As Hedgie’s blunders and gaffes multiply, the Labour Party’s lead, as estimated by the opinion polls, remains above the 20 per cent figure. Hedgie, in desperation, has announced in his party’s manifesto a cut of two per cent in National Insurance -- a sort of tax return. Will it make a difference to the electorate’s choice? Maybe -- dekha jayega!

One of the bizarre pledges that his Conservative Party has announced is the introduction of compulsory National Service for all eighteen-year-olds. It’s a sort of amateur conscription. They can compulsorily serve as cadets or some such in the Army or do some hard-graft “community service”. His party’s strategists reason that the 18-year-olds would rather throw their mobile phones down the toilet than vote for the Tories and so they are relying on oldies to be their electoral base. And rightly, or wrongly, they characterise these older voters as, in some sense, convinced that today’s 18-year-olds are idlers and scroungers and should face state-inspired discipline.

Now, unless the blundering British Civil Service mistakes 80 for 18, I am relatively safe from being called up to join this UK conscription. Let me tell you, gentle reader, that if the bureaucracy blunders and does call me up, I already know how to dismantle a Bren gun and put it together again -- or at least I hope I remember how it’s done when presented with the automatic weapon. I am not that much of a dinosaur to not contemplate the possibility that the Bren has long been replaced by other more lethal killers, as I learnt this skill when I was compulsorily recruited to India’s National Cadet Corps at the age of 17 or 18.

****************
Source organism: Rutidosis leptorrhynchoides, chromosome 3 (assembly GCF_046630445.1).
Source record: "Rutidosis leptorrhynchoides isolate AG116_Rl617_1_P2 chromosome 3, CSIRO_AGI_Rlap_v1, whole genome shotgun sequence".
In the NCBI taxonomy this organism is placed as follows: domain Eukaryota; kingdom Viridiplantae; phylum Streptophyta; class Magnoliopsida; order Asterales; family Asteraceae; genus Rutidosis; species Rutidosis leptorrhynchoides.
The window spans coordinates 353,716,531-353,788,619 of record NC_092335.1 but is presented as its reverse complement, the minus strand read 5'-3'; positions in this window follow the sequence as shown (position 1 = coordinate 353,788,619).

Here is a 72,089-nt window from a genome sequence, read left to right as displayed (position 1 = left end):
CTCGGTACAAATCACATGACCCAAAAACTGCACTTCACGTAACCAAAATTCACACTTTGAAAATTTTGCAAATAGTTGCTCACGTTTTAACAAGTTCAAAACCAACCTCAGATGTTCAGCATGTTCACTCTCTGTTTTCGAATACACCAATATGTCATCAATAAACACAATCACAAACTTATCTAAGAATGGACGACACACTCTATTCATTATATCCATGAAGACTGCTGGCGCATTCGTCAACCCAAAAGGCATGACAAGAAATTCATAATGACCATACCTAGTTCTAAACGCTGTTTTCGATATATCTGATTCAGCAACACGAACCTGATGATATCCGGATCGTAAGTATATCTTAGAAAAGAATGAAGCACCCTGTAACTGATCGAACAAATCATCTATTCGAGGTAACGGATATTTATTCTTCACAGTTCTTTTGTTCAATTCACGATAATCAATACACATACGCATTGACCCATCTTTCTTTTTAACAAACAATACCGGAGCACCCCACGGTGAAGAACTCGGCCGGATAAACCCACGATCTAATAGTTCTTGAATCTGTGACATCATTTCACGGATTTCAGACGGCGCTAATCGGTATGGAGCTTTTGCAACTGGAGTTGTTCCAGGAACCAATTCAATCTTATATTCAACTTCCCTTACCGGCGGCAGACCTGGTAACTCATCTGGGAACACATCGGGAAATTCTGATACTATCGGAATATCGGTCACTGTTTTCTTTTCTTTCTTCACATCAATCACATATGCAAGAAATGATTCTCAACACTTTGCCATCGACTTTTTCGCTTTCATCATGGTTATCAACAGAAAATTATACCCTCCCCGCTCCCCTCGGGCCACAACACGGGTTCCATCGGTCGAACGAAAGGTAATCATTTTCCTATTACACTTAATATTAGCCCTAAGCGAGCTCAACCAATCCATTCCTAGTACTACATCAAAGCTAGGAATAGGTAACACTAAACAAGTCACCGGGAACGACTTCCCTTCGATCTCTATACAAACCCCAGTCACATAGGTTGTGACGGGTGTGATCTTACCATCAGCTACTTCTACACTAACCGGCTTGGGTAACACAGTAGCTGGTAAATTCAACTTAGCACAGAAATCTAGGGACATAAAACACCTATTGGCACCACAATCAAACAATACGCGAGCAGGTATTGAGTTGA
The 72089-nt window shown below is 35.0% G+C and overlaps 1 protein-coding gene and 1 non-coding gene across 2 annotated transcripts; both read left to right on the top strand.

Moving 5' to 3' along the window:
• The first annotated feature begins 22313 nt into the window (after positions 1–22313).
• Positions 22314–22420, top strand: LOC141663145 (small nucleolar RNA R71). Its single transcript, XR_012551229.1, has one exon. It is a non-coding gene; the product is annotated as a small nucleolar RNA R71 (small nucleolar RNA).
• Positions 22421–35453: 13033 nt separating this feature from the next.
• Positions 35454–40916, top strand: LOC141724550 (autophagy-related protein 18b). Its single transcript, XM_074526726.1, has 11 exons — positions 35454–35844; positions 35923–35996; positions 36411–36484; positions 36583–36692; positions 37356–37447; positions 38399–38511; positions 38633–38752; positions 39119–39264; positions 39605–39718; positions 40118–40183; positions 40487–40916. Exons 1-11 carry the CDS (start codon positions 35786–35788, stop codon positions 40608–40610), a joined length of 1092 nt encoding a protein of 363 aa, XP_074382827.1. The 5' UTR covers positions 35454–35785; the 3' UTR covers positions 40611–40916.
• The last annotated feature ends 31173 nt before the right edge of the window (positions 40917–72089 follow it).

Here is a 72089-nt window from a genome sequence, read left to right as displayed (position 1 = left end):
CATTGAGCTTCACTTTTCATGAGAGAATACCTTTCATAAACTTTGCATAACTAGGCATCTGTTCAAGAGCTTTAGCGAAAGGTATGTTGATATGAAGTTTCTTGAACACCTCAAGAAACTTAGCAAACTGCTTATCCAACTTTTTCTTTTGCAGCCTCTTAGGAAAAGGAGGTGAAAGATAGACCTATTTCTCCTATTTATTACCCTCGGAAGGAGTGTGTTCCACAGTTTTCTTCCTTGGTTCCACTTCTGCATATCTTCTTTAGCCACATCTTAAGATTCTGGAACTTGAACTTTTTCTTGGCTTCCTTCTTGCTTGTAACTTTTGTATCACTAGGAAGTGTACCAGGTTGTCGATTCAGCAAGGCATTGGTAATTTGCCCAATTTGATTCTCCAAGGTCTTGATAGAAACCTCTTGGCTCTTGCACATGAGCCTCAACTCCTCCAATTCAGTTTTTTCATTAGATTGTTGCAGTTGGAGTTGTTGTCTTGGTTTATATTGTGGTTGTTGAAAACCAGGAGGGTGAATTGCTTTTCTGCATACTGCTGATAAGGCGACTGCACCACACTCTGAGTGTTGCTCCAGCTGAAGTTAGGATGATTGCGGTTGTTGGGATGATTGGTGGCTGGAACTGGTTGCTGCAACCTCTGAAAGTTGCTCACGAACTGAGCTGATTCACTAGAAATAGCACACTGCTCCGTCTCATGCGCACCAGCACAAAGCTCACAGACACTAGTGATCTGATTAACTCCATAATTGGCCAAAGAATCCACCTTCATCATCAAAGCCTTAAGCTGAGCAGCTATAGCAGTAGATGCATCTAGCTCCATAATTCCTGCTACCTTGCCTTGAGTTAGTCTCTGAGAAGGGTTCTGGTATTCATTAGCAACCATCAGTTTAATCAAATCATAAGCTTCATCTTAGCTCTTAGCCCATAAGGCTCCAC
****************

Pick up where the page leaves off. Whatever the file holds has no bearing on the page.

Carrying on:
In the wake of India’s virtual defeat in the Sino-Indian war of 1962, Prime Minister Jawaharlal Nehru’s government instituted a compulsory National Cadet Corps for all college students, male and female. One could opt out of this “national service” by attending PE classes at 6 am throughout the year. I naturally opted for national service and was enlisted, with several college friends, in the Armoured Corps regiment of the NCC in Pune (then Poona). So, to parades twice a week and two annual camps during the holidays where the rural-born sergeants and corporals would delight in severely training and taxing us city lads.

God, they were tough. When a lad fell on his face from the front rank of the assembled parade, knocked out by sunstroke, the sergeant shouted: “Who the hell gave you the order to fall out?”

The one great integrating factor was that at the annual camp our urban company lived side by side for two weeks with lads from rural colleges. That certainly contributed, in whatever negligible way, to some kind of mutual understanding.

We made friends.

Britain has its comprehensive schools which mix the middle and working classes so that “integration” has gone much further in the UK than, say, in India. So that won’t be a benefit of Hedgie’s conscription proposal.

But will the proposal win my vote? I challenge you to guess. (A free entry into the Nigerian Lottery for the first to get it right!)

 

Tags: rishi sunak british pm, uk election 2024, uk conservative party